Next-Gen Sequencing at Diagnosis and as Routine Care for Patients With Lung Cancer

Mark G. Kris, MD


May 01, 2018

Hello. This is Mark Kris from Memorial Sloan Kettering Cancer Center in New York. I would like to speak about the use of next-generation sequencing as part of the routine care for patients with lung cancer.

I think all of us have seen the additional benefits from finding a targeted therapy for patients with lung cancer. The only way we can do this is by testing patients. We now have more access to next-generation sequencing panels, which can provide all of the information we need to select from the different standard therapies available for patients with lung cancer. Clinical trials, of course, are an option as well.

It makes the most sense to do next-generation testing at diagnosis and to make next-generation sequencing a complete testing for all relevant genomic alterations—as part of the initial biopsy.

In 2018, we cannot plan treatment for a person with lung cancer—at almost any stage—without a very thorough pathologic evaluation for cell type, IHC [immunohistochemistry] testing, FISH [fluorescence in situ hybridization] testing, and next-generation testing. The only way we can do this is to obtain an adequate specimen at the time of diagnosis, to make sure the specimen goes to our pathology department, and to request all necessary testing on day 1.

From a very practical standpoint, if the testing starts on day 1, at the time of biopsy, the results will be available, or very quickly available, when the patient has concluded his or her other evaluations and extent of disease evaluation.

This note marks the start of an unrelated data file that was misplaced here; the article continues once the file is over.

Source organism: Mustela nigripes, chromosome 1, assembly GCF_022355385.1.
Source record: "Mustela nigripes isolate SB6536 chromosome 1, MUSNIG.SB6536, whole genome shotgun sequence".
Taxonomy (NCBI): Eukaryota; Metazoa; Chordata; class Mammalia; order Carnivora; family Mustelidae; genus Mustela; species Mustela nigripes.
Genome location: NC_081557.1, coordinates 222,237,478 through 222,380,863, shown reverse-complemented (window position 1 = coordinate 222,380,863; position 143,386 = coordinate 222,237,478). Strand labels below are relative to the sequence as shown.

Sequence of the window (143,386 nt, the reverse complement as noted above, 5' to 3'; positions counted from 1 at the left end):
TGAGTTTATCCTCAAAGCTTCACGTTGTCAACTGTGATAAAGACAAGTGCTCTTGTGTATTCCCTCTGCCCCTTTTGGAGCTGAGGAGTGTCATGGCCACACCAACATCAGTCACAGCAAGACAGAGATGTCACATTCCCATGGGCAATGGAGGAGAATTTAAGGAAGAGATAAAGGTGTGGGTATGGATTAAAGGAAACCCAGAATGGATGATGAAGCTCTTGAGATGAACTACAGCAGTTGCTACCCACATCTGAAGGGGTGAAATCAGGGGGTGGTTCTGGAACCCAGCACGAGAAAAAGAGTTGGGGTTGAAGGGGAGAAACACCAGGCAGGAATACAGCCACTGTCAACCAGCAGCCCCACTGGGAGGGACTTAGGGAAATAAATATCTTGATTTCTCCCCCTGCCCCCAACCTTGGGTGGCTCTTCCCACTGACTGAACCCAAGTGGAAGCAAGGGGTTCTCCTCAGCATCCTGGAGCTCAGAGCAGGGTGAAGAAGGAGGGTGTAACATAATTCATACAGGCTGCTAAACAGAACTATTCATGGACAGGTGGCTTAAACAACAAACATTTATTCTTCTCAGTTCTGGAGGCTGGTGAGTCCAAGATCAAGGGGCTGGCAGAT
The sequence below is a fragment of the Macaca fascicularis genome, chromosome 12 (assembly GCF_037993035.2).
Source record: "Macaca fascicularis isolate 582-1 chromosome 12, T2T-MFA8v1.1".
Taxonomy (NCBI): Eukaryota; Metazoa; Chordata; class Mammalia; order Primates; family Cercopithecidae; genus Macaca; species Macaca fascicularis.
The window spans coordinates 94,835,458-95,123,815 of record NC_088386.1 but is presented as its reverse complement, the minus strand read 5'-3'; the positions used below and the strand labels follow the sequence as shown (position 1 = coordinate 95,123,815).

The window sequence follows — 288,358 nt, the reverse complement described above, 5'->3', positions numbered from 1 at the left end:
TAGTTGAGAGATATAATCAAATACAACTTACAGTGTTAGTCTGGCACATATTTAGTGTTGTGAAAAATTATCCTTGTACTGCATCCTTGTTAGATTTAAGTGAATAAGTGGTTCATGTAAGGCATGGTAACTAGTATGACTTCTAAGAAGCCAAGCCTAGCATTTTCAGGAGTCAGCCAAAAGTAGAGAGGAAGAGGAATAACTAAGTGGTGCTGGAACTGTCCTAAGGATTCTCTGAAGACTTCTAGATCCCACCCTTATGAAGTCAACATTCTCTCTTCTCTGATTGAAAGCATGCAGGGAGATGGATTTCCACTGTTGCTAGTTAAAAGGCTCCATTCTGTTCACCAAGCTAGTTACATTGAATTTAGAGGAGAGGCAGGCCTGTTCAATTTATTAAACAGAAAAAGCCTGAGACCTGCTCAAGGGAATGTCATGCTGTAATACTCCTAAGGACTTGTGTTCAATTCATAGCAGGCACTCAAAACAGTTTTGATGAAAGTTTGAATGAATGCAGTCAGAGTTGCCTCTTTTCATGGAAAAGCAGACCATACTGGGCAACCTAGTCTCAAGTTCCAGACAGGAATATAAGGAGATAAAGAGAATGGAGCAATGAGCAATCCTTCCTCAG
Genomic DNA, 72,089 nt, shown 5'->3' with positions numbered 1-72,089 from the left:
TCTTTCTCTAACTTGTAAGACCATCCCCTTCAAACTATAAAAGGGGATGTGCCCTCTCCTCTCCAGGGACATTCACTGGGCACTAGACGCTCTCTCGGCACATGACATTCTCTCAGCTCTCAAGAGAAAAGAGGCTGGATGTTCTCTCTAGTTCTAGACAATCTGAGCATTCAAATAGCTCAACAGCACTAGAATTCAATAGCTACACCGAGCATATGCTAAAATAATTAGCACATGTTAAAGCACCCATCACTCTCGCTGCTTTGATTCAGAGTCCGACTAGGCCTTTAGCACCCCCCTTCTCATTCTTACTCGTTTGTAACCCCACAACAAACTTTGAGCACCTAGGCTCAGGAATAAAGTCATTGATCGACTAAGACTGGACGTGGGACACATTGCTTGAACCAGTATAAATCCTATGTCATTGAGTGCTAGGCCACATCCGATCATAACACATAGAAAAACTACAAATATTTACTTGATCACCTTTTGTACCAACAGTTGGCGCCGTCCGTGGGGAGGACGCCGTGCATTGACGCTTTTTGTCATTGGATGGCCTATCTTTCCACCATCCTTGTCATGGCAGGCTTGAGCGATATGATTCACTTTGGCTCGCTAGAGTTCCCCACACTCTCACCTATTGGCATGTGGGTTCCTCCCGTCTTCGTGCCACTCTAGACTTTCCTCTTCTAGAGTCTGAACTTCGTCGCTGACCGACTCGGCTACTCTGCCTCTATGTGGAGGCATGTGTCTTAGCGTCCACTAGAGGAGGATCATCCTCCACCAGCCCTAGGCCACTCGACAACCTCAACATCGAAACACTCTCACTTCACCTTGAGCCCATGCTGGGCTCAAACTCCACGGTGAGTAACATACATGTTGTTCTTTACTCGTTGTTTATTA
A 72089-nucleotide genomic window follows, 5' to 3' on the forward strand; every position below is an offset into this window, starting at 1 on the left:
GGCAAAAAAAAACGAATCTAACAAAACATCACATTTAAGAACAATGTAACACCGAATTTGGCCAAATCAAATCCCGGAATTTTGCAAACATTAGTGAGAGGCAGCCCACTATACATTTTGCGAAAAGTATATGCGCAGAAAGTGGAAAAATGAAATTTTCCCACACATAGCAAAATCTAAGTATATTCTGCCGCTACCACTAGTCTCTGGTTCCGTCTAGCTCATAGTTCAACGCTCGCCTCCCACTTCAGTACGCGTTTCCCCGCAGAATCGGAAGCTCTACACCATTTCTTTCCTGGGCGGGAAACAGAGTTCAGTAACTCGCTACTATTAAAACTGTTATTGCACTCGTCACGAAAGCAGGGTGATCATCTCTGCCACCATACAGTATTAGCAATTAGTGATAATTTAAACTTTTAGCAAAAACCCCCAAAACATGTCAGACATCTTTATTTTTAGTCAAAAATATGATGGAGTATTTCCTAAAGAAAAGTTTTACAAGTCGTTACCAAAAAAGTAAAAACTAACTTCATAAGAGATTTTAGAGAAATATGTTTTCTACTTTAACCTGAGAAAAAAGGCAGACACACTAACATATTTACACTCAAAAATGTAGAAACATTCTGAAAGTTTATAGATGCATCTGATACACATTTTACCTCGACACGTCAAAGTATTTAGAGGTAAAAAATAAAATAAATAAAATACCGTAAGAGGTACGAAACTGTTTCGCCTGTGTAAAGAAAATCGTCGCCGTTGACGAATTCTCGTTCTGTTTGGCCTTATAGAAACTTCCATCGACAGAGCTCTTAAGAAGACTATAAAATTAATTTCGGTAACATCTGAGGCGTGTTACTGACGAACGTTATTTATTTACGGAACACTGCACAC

From the medical oncologist standpoint, we have to work closely with our colleagues in interventional radiology, pulmonology, and thoracic surgery to ensure that we obtain the specimens, and with our pathology colleagues to make it very clear to them the information we need to best select therapy for patients. We need to know the exact cell type, have immunohistochemistry testing to help confirm cell type, and also obtain PD-L1 testing, FISH testing (when necessary), and next-generation testing.

Two papers have recently been published in the Journal of Clinical Oncology that point to the additional usefulness of next-generation testing in making treatment decisions. The first is a paper by Rizvi et al[1] (not my former partner Naiyer Rizvi, who is now at Columbia, but Hira Rizvi, MD, who is now at Memorial Sloan Kettering Cancer Center). This paper looks at the use of next-generation sequencing from standard testing panels to predict tumor mutational burden—a very potent predictor, and perhaps our best predictor today, of response to immune checkpoint blockade.

In their study, Rizvi et al[1] showed a very close correlation between whole exome sequencing and standard next-generation sequencing to determine tumor mutational burden, as well as the benefit of using that parameter to help predict response.

The second paper is by Hainsworth et al,[2] who reported results from a study called MyPathway, wherein patients with a variety of different cancers had next-generation testing upfront. The authors of this paper showed the presence of an actionable target in a large proportion of patients and also [actionable targets] in many diseases beyond lung cancers. In particular, they discovered amplifications in HER2, for which we have a number of very well-tested and safe agents from our breast cancer colleagues. If you find HER2 amplification, you can then offer HER2-targeted therapies to these patients. For lung cancer patients, at least one, T-DM1, is in the National Comprehensive Cancer Network guidelines right now.

Next-generation testing is important. It is available, and I urge you to do it at diagnosis. I also urge you to work with your colleagues in interventional radiology, thoracic surgery, pulmonology, and pathology to have this testing done in all patients at the time of diagnosis, as this is most efficient. It will give you information to help choose therapy for that patient and a lot more.


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